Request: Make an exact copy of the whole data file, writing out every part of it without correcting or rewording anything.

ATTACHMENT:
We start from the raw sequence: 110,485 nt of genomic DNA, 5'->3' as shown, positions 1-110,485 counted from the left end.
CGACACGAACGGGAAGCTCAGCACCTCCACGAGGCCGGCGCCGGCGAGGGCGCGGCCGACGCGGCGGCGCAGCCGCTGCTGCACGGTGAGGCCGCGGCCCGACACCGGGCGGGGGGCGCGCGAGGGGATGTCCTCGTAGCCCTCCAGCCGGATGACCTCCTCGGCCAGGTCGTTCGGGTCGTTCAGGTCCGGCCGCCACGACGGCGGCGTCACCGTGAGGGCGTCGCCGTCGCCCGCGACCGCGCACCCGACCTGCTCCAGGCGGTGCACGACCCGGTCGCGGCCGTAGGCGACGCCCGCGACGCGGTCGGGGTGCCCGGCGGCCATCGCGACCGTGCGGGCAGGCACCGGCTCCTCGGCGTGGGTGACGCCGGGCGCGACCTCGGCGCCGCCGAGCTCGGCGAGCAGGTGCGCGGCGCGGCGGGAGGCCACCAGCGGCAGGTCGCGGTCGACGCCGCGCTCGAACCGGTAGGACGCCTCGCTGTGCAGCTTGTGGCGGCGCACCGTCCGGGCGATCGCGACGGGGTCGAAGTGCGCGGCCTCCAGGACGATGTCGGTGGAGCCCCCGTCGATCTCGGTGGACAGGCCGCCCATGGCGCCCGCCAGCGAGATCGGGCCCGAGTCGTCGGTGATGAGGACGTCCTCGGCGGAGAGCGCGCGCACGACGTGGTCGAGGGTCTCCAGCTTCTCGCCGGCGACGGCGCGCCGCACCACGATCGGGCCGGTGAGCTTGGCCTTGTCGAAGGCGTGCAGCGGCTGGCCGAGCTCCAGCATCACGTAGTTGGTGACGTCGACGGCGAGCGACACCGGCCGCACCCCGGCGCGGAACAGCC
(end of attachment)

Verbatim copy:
We start from the raw sequence: 110,485 nt of genomic DNA, 5'->3' as shown, positions 1-110,485 counted from the left end.
CGACACGAACGGGAAGCTCAGCACCTCCACGAGGCCGGCGCCGGCGAGGGCGCGGCCGACGCGGCGGCGCAGCCGCTGCTGCACGGTGAGGCCGCGGCCCGACACCGGGCGGGGGGCGCGCGAGGGGATGTCCTCGTAGCCCTCCAGCCGGATGACCTCCTCGGCCAGGTCGTTCGGGTCGTTCAGGTCCGGCCGCCACGACGGCGGCGTCACCGTGAGGGCGTCGCCGTCGCCCGCGACCGCGCACCCGACCTGCTCCAGGCGGTGCACGACCCGGTCGCGGCCGTAGGCGACGCCCGCGACGCGGTCGGGGTGCCCGGCGGCCATCGCGACCGTGCGGGCAGGCACCGGCTCCTCGGCGTGGGTGACGCCGGGCGCGACCTCGGCGCCGCCGAGCTCGGCGAGCAGGTGCGCGGCGCGGCGGGAGGCCACCAGCGGCAGGTCGCGGTCGACGCCGCGCTCGAACCGGTAGGACGCCTCGCTGTGCAGCTTGTGGCGGCGCACCGTCCGGGCGATCGCGACGGGGTCGAAGTGCGCGGCCTCCAGGACGATGTCGGTGGAGCCCCCGTCGATCTCGGTGGACAGGCCGCCCATGGCGCCCGCCAGCGAGATCGGGCCCGAGTCGTCGGTGATGAGGACGTCCTCGGCGGAGAGCGCGCGCACGACGTGGTCGAGGGTCTCCAGCTTCTCGCCGGCGACGGCGCGCCGCACCACGATCGGGCCGGTGAGCTTGGCCTTGTCGAAGGCGTGCAGCGGCTGGCCGAGCTCCAGCATCACGTAGTTGGTGACGTCGACGGCGAGCGACACCGGCCGCACCCCGGCGCGGAACAGCC